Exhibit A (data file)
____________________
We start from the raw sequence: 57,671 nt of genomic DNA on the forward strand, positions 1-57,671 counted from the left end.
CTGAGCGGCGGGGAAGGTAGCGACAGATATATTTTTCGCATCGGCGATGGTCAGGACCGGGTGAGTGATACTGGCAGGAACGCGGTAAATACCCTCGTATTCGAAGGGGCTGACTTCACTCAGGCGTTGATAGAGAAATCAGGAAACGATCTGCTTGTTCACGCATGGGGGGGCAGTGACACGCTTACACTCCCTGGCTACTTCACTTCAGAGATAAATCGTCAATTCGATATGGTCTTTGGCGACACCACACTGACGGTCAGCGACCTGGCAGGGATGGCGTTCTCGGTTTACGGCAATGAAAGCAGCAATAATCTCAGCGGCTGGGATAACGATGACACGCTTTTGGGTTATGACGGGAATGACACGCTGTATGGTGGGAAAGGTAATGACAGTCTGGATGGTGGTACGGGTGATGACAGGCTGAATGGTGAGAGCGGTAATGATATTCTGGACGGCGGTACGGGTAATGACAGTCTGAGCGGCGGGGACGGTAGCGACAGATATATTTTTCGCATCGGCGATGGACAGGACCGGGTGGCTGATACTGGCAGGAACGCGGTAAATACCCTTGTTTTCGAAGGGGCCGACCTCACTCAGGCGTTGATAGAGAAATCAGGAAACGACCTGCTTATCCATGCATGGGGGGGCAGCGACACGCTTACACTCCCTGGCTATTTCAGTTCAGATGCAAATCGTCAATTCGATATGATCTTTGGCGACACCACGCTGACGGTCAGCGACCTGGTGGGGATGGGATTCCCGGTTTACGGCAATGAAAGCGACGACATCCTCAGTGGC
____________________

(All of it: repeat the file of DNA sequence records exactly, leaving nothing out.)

We start from the raw sequence: 57,671 nt of genomic DNA on the forward strand, positions 1-57,671 counted from the left end.
CTGAGCGGCGGGGAAGGTAGCGACAGATATATTTTTCGCATCGGCGATGGTCAGGACCGGGTGAGTGATACTGGCAGGAACGCGGTAAATACCCTCGTATTCGAAGGGGCTGACTTCACTCAGGCGTTGATAGAGAAATCAGGAAACGATCTGCTTGTTCACGCATGGGGGGGCAGTGACACGCTTACACTCCCTGGCTACTTCACTTCAGAGATAAATCGTCAATTCGATATGGTCTTTGGCGACACCACACTGACGGTCAGCGACCTGGCAGGGATGGCGTTCTCGGTTTACGGCAATGAAAGCAGCAATAATCTCAGCGGCTGGGATAACGATGACACGCTTTTGGGTTATGACGGGAATGACACGCTGTATGGTGGGAAAGGTAATGACAGTCTGGATGGTGGTACGGGTGATGACAGGCTGAATGGTGAGAGCGGTAATGATATTCTGGACGGCGGTACGGGTAATGACAGTCTGAGCGGCGGGGACGGTAGCGACAGATATATTTTTCGCATCGGCGATGGACAGGACCGGGTGGCTGATACTGGCAGGAACGCGGTAAATACCCTTGTTTTCGAAGGGGCCGACCTCACTCAGGCGTTGATAGAGAAATCAGGAAACGACCTGCTTATCCATGCATGGGGGGGCAGCGACACGCTTACACTCCCTGGCTATTTCAGTTCAGATGCAAATCGTCAATTCGATATGATCTTTGGCGACACCACGCTGACGGTCAGCGACCTGGTGGGGATGGGATTCCCGGTTTACGGCAATGAAAGCGACGACATCCTCAGTGGC